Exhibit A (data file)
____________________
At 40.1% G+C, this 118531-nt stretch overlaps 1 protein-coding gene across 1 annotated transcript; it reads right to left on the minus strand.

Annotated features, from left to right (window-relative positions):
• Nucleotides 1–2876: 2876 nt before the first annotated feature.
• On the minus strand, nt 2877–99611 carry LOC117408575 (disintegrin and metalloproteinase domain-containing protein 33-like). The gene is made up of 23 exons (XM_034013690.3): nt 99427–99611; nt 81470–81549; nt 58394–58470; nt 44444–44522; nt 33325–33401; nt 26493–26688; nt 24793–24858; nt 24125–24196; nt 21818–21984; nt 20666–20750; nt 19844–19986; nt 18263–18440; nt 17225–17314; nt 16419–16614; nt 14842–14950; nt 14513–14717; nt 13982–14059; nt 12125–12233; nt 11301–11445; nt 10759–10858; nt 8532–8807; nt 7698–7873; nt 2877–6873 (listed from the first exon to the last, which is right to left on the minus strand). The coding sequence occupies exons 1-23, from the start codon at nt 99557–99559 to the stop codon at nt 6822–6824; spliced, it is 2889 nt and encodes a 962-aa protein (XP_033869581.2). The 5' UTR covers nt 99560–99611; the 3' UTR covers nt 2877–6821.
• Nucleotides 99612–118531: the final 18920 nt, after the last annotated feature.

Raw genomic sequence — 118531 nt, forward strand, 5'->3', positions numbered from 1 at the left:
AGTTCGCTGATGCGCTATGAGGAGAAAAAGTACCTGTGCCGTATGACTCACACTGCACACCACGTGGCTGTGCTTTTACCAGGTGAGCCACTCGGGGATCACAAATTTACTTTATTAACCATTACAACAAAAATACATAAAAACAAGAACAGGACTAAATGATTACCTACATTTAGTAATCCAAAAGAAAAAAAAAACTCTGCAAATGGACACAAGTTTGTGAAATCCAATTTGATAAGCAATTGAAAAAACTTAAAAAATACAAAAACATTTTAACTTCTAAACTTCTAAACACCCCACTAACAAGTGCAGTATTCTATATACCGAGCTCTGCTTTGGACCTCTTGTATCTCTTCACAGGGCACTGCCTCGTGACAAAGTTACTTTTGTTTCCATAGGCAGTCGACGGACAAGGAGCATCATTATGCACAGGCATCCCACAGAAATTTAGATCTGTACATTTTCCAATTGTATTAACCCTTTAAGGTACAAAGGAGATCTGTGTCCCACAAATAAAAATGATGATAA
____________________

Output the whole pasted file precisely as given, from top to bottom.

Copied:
At 40.1% G+C, this 118531-nt stretch overlaps 1 protein-coding gene across 1 annotated transcript; it reads right to left on the minus strand.

Annotated features, from left to right (window-relative positions):
• Nucleotides 1–2876: 2876 nt before the first annotated feature.
• On the minus strand, nt 2877–99611 carry LOC117408575 (disintegrin and metalloproteinase domain-containing protein 33-like). The gene is made up of 23 exons (XM_034013690.3): nt 99427–99611; nt 81470–81549; nt 58394–58470; nt 44444–44522; nt 33325–33401; nt 26493–26688; nt 24793–24858; nt 24125–24196; nt 21818–21984; nt 20666–20750; nt 19844–19986; nt 18263–18440; nt 17225–17314; nt 16419–16614; nt 14842–14950; nt 14513–14717; nt 13982–14059; nt 12125–12233; nt 11301–11445; nt 10759–10858; nt 8532–8807; nt 7698–7873; nt 2877–6873 (listed from the first exon to the last, which is right to left on the minus strand). The coding sequence occupies exons 1-23, from the start codon at nt 99557–99559 to the stop codon at nt 6822–6824; spliced, it is 2889 nt and encodes a 962-aa protein (XP_033869581.2). The 5' UTR covers nt 99560–99611; the 3' UTR covers nt 2877–6821.
• Nucleotides 99612–118531: the final 18920 nt, after the last annotated feature.

Raw genomic sequence — 118531 nt, forward strand, 5'->3', positions numbered from 1 at the left:
AGTTCGCTGATGCGCTATGAGGAGAAAAAGTACCTGTGCCGTATGACTCACACTGCACACCACGTGGCTGTGCTTTTACCAGGTGAGCCACTCGGGGATCACAAATTTACTTTATTAACCATTACAACAAAAATACATAAAAACAAGAACAGGACTAAATGATTACCTACATTTAGTAATCCAAAAGAAAAAAAAAACTCTGCAAATGGACACAAGTTTGTGAAATCCAATTTGATAAGCAATTGAAAAAACTTAAAAAATACAAAAACATTTTAACTTCTAAACTTCTAAACACCCCACTAACAAGTGCAGTATTCTATATACCGAGCTCTGCTTTGGACCTCTTGTATCTCTTCACAGGGCACTGCCTCGTGACAAAGTTACTTTTGTTTCCATAGGCAGTCGACGGACAAGGAGCATCATTATGCACAGGCATCCCACAGAAATTTAGATCTGTACATTTTCCAATTGTATTAACCCTTTAAGGTACAAAGGAGATCTGTGTCCCACAAATAAAAATGATGATAA